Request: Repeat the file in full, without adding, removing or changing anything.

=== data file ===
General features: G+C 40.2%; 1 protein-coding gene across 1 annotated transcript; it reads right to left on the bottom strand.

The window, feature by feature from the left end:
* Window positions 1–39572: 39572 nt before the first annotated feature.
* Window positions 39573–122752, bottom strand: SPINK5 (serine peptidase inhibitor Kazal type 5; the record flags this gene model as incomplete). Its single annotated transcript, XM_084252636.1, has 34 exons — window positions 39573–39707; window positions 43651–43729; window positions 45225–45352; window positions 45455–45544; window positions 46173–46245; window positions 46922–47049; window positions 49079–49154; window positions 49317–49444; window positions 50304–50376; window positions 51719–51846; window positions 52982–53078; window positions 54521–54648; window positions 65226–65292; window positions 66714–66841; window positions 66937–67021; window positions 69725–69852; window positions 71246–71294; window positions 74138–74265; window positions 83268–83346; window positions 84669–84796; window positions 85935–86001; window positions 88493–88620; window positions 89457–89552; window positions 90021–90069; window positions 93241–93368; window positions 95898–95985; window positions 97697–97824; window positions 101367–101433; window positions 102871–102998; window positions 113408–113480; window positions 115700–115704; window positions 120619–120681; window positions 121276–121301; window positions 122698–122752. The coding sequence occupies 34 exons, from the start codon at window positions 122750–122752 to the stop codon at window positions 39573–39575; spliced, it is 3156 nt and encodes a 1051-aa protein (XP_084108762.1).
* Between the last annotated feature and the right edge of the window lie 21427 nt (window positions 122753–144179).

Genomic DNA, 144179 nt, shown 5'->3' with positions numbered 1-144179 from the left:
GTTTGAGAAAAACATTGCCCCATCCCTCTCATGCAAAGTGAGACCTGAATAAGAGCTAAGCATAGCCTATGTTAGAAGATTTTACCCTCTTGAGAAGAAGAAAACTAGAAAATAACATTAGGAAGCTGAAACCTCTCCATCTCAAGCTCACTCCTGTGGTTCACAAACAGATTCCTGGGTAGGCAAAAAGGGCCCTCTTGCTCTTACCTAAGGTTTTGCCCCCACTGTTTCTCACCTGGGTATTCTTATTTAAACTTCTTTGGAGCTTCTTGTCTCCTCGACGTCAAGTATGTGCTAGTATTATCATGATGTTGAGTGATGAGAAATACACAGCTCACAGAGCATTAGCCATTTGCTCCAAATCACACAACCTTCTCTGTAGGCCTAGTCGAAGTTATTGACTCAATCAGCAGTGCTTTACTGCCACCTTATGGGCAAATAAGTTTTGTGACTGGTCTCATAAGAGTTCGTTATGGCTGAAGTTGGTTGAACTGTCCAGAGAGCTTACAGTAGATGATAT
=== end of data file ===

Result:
General features: G+C 40.2%; 1 protein-coding gene across 1 annotated transcript; it reads right to left on the bottom strand.

The window, feature by feature from the left end:
* Window positions 1–39572: 39572 nt before the first annotated feature.
* Window positions 39573–122752, bottom strand: SPINK5 (serine peptidase inhibitor Kazal type 5; the record flags this gene model as incomplete). Its single annotated transcript, XM_084252636.1, has 34 exons — window positions 39573–39707; window positions 43651–43729; window positions 45225–45352; window positions 45455–45544; window positions 46173–46245; window positions 46922–47049; window positions 49079–49154; window positions 49317–49444; window positions 50304–50376; window positions 51719–51846; window positions 52982–53078; window positions 54521–54648; window positions 65226–65292; window positions 66714–66841; window positions 66937–67021; window positions 69725–69852; window positions 71246–71294; window positions 74138–74265; window positions 83268–83346; window positions 84669–84796; window positions 85935–86001; window positions 88493–88620; window positions 89457–89552; window positions 90021–90069; window positions 93241–93368; window positions 95898–95985; window positions 97697–97824; window positions 101367–101433; window positions 102871–102998; window positions 113408–113480; window positions 115700–115704; window positions 120619–120681; window positions 121276–121301; window positions 122698–122752. The coding sequence occupies 34 exons, from the start codon at window positions 122750–122752 to the stop codon at window positions 39573–39575; spliced, it is 3156 nt and encodes a 1051-aa protein (XP_084108762.1).
* Between the last annotated feature and the right edge of the window lie 21427 nt (window positions 122753–144179).

Genomic DNA, 144179 nt, shown 5'->3' with positions numbered 1-144179 from the left:
GTTTGAGAAAAACATTGCCCCATCCCTCTCATGCAAAGTGAGACCTGAATAAGAGCTAAGCATAGCCTATGTTAGAAGATTTTACCCTCTTGAGAAGAAGAAAACTAGAAAATAACATTAGGAAGCTGAAACCTCTCCATCTCAAGCTCACTCCTGTGGTTCACAAACAGATTCCTGGGTAGGCAAAAAGGGCCCTCTTGCTCTTACCTAAGGTTTTGCCCCCACTGTTTCTCACCTGGGTATTCTTATTTAAACTTCTTTGGAGCTTCTTGTCTCCTCGACGTCAAGTATGTGCTAGTATTATCATGATGTTGAGTGATGAGAAATACACAGCTCACAGAGCATTAGCCATTTGCTCCAAATCACACAACCTTCTCTGTAGGCCTAGTCGAAGTTATTGACTCAATCAGCAGTGCTTTACTGCCACCTTATGGGCAAATAAGTTTTGTGACTGGTCTCATAAGAGTTCGTTATGGCTGAAGTTGGTTGAACTGTCCAGAGAGCTTACAGTAGATGATAT